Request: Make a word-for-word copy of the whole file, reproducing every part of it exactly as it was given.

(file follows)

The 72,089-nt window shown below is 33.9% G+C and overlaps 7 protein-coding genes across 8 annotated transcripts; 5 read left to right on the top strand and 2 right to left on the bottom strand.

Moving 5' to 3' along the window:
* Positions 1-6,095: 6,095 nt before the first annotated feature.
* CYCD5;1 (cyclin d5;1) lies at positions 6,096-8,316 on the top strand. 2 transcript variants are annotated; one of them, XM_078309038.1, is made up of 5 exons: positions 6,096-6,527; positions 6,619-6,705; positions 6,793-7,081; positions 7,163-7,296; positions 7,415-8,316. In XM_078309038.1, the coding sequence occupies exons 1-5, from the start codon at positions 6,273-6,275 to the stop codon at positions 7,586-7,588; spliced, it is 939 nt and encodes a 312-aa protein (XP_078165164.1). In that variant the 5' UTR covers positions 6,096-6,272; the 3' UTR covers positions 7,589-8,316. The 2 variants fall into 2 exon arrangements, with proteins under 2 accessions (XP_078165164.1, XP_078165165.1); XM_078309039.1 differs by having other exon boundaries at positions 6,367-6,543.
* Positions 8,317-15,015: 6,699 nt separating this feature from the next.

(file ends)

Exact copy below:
The 72,089-nt window shown below is 33.9% G+C and overlaps 7 protein-coding genes across 8 annotated transcripts; 5 read left to right on the top strand and 2 right to left on the bottom strand.

Moving 5' to 3' along the window:
* Positions 1-6,095: 6,095 nt before the first annotated feature.
* CYCD5;1 (cyclin d5;1) lies at positions 6,096-8,316 on the top strand. 2 transcript variants are annotated; one of them, XM_078309038.1, is made up of 5 exons: positions 6,096-6,527; positions 6,619-6,705; positions 6,793-7,081; positions 7,163-7,296; positions 7,415-8,316. In XM_078309038.1, the coding sequence occupies exons 1-5, from the start codon at positions 6,273-6,275 to the stop codon at positions 7,586-7,588; spliced, it is 939 nt and encodes a 312-aa protein (XP_078165164.1). In that variant the 5' UTR covers positions 6,096-6,272; the 3' UTR covers positions 7,589-8,316. The 2 variants fall into 2 exon arrangements, with proteins under 2 accessions (XP_078165164.1, XP_078165165.1); XM_078309039.1 differs by having other exon boundaries at positions 6,367-6,543.
* Positions 8,317-15,015: 6,699 nt separating this feature from the next.